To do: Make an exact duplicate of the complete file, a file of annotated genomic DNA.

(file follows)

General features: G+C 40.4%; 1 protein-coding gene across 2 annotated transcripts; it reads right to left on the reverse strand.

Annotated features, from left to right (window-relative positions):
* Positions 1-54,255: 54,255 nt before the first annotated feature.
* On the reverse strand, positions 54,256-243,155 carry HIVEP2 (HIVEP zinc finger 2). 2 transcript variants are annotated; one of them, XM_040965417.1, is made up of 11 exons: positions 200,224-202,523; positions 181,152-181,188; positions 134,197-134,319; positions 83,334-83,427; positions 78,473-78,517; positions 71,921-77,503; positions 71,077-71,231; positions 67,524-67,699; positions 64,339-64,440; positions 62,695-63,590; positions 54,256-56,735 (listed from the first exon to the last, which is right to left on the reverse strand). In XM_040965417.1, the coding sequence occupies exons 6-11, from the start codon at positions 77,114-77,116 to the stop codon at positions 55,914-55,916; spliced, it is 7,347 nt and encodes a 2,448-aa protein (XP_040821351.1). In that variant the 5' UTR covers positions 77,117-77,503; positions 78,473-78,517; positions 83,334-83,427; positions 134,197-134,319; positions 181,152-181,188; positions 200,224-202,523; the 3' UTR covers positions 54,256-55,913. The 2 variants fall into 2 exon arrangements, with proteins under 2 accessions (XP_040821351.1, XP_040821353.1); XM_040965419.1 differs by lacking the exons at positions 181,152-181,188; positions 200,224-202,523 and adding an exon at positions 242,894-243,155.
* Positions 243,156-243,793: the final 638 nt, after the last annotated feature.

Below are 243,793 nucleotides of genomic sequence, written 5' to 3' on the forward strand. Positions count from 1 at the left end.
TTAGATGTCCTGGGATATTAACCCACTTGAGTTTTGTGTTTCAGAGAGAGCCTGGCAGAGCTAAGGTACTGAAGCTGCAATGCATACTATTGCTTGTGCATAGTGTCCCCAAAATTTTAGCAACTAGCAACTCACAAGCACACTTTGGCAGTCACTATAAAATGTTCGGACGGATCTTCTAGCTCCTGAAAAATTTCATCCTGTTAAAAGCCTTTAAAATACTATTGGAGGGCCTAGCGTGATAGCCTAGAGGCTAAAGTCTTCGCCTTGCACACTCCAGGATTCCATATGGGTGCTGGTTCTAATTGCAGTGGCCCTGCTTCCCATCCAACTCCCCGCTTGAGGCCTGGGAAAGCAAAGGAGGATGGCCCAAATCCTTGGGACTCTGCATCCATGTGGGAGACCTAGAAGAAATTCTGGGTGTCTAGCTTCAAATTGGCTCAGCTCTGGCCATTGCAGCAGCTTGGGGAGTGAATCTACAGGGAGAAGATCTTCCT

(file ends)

General features: G+C 40.4%; 1 protein-coding gene across 2 annotated transcripts; it reads right to left on the reverse strand.

Annotated features, from left to right (window-relative positions):
* Positions 1-54,255: 54,255 nt before the first annotated feature.
* On the reverse strand, positions 54,256-243,155 carry HIVEP2 (HIVEP zinc finger 2). 2 transcript variants are annotated; one of them, XM_040965417.1, is made up of 11 exons: positions 200,224-202,523; positions 181,152-181,188; positions 134,197-134,319; positions 83,334-83,427; positions 78,473-78,517; positions 71,921-77,503; positions 71,077-71,231; positions 67,524-67,699; positions 64,339-64,440; positions 62,695-63,590; positions 54,256-56,735 (listed from the first exon to the last, which is right to left on the reverse strand). In XM_040965417.1, the coding sequence occupies exons 6-11, from the start codon at positions 77,114-77,116 to the stop codon at positions 55,914-55,916; spliced, it is 7,347 nt and encodes a 2,448-aa protein (XP_040821351.1). In that variant the 5' UTR covers positions 77,117-77,503; positions 78,473-78,517; positions 83,334-83,427; positions 134,197-134,319; positions 181,152-181,188; positions 200,224-202,523; the 3' UTR covers positions 54,256-55,913. The 2 variants fall into 2 exon arrangements, with proteins under 2 accessions (XP_040821351.1, XP_040821353.1); XM_040965419.1 differs by lacking the exons at positions 181,152-181,188; positions 200,224-202,523 and adding an exon at positions 242,894-243,155.
* Positions 243,156-243,793: the final 638 nt, after the last annotated feature.

Below are 243,793 nucleotides of genomic sequence, written 5' to 3' on the forward strand. Positions count from 1 at the left end.
TTAGATGTCCTGGGATATTAACCCACTTGAGTTTTGTGTTTCAGAGAGAGCCTGGCAGAGCTAAGGTACTGAAGCTGCAATGCATACTATTGCTTGTGCATAGTGTCCCCAAAATTTTAGCAACTAGCAACTCACAAGCACACTTTGGCAGTCACTATAAAATGTTCGGACGGATCTTCTAGCTCCTGAAAAATTTCATCCTGTTAAAAGCCTTTAAAATACTATTGGAGGGCCTAGCGTGATAGCCTAGAGGCTAAAGTCTTCGCCTTGCACACTCCAGGATTCCATATGGGTGCTGGTTCTAATTGCAGTGGCCCTGCTTCCCATCCAACTCCCCGCTTGAGGCCTGGGAAAGCAAAGGAGGATGGCCCAAATCCTTGGGACTCTGCATCCATGTGGGAGACCTAGAAGAAATTCTGGGTGTCTAGCTTCAAATTGGCTCAGCTCTGGCCATTGCAGCAGCTTGGGGAGTGAATCTACAGGGAGAAGATCTTCCT